Vol. 2 Issue 7 February 14, 2008
The weekly newsletter of True Potential Publishing
But the fruit of the Spirit is love, joy, peace, patience, kindness, goodness, faithfulness, gentleness and self-control.â€ (Galatians 5:22)
Last week we talked about â€œkindnessâ€ as a fruit of the Spirit. When Paul lists the fruit of the Spirit in Galatians, â€œkindnessâ€ comes just before â€œgoodness.â€ Thatâ€™s what I read in the Bible I study most, which is a New International Version. The King James Version uses the word â€œgentlenessâ€ where the NIV uses â€œkindness.â€ A few fruit down the list, the NIV uses â€œgentlenessâ€ where the KJV uses â€œmeekness.â€
â€œKindness,â€ â€œgoodnessâ€ and â€œgentlenessâ€ kind of sound like three ways of saying the same thing to me. I figured Iâ€™d better dig into the words to find out why Paul would have listed all three if they all meant pretty much the same thing.
Looking the words up in my concordance didnâ€™t seem to clear up the matter. Searching out all the times â€œkindness,â€ â€œgoodnessâ€ and â€œgentlenessâ€ are used in the Bible turned out to be sort of a jumble. Sometimes â€œgoodnessâ€ is the Hebrew for â€œkindness.â€ Sometimes â€œkindnessâ€ is the Greek word for â€œgoodnessâ€. The words are mixed around and mixed together. Itâ€™s all very confusing.
Why are â€œkindness,â€ â€œgoodnessâ€ and even â€œgentlenessâ€ used so interchangeably in different translations of the English Bible? Do they all pretty much mean the same thing? If they all mean pretty much the same thing, then why does each have its own word in the original language? And if they all mean pretty much the same thing, why would each be listed in Galatians 5: 22-23 as fruit of the Spirit? Was Paul just repeating himself, using different words to convey the same meaning for emphasis?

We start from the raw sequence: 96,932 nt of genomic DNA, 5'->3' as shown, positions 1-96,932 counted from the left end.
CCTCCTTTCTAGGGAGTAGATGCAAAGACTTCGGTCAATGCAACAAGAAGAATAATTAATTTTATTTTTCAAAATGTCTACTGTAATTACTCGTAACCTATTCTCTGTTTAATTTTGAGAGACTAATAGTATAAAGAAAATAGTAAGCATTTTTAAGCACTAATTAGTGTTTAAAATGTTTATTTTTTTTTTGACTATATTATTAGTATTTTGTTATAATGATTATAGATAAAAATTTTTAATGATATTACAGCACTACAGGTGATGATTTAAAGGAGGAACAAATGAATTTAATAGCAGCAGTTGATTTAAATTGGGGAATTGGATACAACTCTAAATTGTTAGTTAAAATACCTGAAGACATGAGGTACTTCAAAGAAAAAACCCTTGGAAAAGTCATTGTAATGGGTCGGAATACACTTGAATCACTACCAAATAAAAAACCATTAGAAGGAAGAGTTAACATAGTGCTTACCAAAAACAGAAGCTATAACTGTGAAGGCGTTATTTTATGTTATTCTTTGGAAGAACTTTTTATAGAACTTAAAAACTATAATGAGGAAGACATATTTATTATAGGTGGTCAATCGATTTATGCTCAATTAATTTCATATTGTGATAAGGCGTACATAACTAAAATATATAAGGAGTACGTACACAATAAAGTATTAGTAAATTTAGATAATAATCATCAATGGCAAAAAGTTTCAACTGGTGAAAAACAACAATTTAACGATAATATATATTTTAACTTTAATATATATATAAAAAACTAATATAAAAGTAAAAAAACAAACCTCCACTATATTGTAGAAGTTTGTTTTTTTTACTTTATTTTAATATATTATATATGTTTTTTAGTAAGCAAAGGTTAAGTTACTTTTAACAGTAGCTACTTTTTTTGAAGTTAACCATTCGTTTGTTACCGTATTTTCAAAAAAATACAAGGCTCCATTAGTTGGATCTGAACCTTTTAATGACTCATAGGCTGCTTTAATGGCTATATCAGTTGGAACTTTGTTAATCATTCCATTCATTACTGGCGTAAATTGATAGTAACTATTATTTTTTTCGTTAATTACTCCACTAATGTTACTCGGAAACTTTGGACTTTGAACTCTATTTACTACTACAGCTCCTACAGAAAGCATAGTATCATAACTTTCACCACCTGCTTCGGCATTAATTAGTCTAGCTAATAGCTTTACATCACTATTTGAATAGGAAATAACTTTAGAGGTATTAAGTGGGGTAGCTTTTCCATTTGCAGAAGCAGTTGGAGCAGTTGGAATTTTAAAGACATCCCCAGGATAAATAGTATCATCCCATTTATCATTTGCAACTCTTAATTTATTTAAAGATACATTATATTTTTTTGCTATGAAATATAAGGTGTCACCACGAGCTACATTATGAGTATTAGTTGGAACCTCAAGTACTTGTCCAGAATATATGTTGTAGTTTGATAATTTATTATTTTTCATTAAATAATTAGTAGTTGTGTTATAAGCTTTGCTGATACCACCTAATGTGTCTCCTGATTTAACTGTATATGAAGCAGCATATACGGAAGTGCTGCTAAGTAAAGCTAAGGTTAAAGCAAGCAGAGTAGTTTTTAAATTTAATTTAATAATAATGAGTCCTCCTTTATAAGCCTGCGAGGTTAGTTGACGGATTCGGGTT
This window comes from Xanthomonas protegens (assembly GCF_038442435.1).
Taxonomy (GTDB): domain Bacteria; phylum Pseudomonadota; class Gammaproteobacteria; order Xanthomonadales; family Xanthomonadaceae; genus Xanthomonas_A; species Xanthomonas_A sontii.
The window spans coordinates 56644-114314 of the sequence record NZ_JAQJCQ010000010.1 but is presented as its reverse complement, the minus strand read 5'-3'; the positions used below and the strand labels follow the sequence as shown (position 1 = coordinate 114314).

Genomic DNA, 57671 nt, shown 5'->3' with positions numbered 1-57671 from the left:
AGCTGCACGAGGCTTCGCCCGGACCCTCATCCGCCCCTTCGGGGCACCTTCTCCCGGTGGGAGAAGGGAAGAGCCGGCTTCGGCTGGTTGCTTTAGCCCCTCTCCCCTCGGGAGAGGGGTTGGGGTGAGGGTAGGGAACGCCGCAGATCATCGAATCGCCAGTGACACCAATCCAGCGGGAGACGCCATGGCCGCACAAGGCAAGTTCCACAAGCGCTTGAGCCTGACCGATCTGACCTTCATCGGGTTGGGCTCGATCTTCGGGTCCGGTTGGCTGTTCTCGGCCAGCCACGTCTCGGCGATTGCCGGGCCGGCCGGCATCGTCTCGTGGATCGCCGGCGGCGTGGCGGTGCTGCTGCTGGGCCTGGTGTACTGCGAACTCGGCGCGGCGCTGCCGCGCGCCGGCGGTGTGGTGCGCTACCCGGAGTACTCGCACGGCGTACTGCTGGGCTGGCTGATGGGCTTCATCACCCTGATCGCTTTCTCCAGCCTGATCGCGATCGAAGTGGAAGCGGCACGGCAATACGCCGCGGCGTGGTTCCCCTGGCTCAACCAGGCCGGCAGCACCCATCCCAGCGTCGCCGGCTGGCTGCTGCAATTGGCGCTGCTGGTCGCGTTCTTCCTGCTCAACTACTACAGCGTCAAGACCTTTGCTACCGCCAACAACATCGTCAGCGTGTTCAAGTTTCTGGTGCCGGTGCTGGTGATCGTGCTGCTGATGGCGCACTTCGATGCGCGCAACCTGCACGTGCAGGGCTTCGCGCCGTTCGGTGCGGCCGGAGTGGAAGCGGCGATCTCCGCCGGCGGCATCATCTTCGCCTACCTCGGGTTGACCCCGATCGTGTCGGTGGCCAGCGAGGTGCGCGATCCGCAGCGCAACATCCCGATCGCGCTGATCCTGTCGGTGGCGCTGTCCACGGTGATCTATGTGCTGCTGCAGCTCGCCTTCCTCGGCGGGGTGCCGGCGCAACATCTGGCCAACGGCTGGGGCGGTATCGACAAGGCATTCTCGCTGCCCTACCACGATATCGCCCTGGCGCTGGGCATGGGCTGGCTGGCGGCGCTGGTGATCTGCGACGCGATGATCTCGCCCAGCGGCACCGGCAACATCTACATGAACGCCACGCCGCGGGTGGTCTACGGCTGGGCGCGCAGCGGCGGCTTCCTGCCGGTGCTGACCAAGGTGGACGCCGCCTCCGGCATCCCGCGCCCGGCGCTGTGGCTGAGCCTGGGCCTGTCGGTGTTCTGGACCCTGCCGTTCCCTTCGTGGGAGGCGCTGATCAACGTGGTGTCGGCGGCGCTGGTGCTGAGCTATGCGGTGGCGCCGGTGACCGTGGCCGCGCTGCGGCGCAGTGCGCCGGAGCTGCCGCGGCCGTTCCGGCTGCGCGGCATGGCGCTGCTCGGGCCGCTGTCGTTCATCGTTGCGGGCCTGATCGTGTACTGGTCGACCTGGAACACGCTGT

For us, itâ€™s kind of easy to fall into the trap of spiritualizing what Paul was saying and blend each of these attributes of the fruit of the Spirit into a sort of homogenous pudding of spiritual â€œniceness.â€ Is that really what Paul was trying to get across? A benign, cloud-floating, passive, â€œnicenessâ€?
Well, Paul wasnâ€™t repeating himself by using different words all having the same general meaning. And he wasnâ€™t mixing up a â€œnicenessâ€ pudding, by blending all these words with apparently similar meanings. Galatians 5:22-23 lists nine attributes of the fruit of the Spirit. Each of these nine is different from the others; none are redundant and none are superfluous.
â€œKindnessâ€ (the KJV uses â€œgentlenessâ€), is â€œchrestotesâ€ in Greek. We talked about kindness last week. The closest way to describe â€œchrestotesâ€ in English would be â€œmoral goodness,â€ â€œintegrity,â€ â€œbenignity,â€ or simply, â€œkindness.â€
â€œGentlenessâ€ or â€œmeekness,â€ is something weâ€™ll be talking about in a few weeks. The Greek word the NIV translates as â€œgentlenessâ€ and the KJV translates as â€œmeeknessâ€ is â€œpraotes.â€ Itâ€™s like â€œchrestotes,â€ but more passive; â€œmildnessâ€ is another English word you might use for â€œpraotes.â€ Again, weâ€™ll talk more about it in a few weeks.
â€œGoodness,â€ in the NIV and KJV (and every other English translation worth a flip) is the Greek word â€œagathosune.â€ â€œAgathosuneâ€ only appears in the Bible four times, and itâ€™s always translated â€œgoodness.â€ It means, â€œuprightness of heart and life.â€
So why all this back and forth on these three words? Donâ€™t they really mean about the same thing? Arenâ€™t they all trying to say, â€œbe good,â€ â€œbe kind,â€ â€œbe nice,â€ â€œbe meek,â€ â€œbe mild,â€ â€œbe benignâ€?
Thatâ€™s an interesting word, isnâ€™t it? According to the Encarta Dictionary, â€œbenignâ€ means: â€œkindly, not life-threatening, harmless, favorable (mild).â€ Is that what â€œgoodnessâ€ is describing? Is it just another word for â€œharmlessâ€ or â€œmildâ€?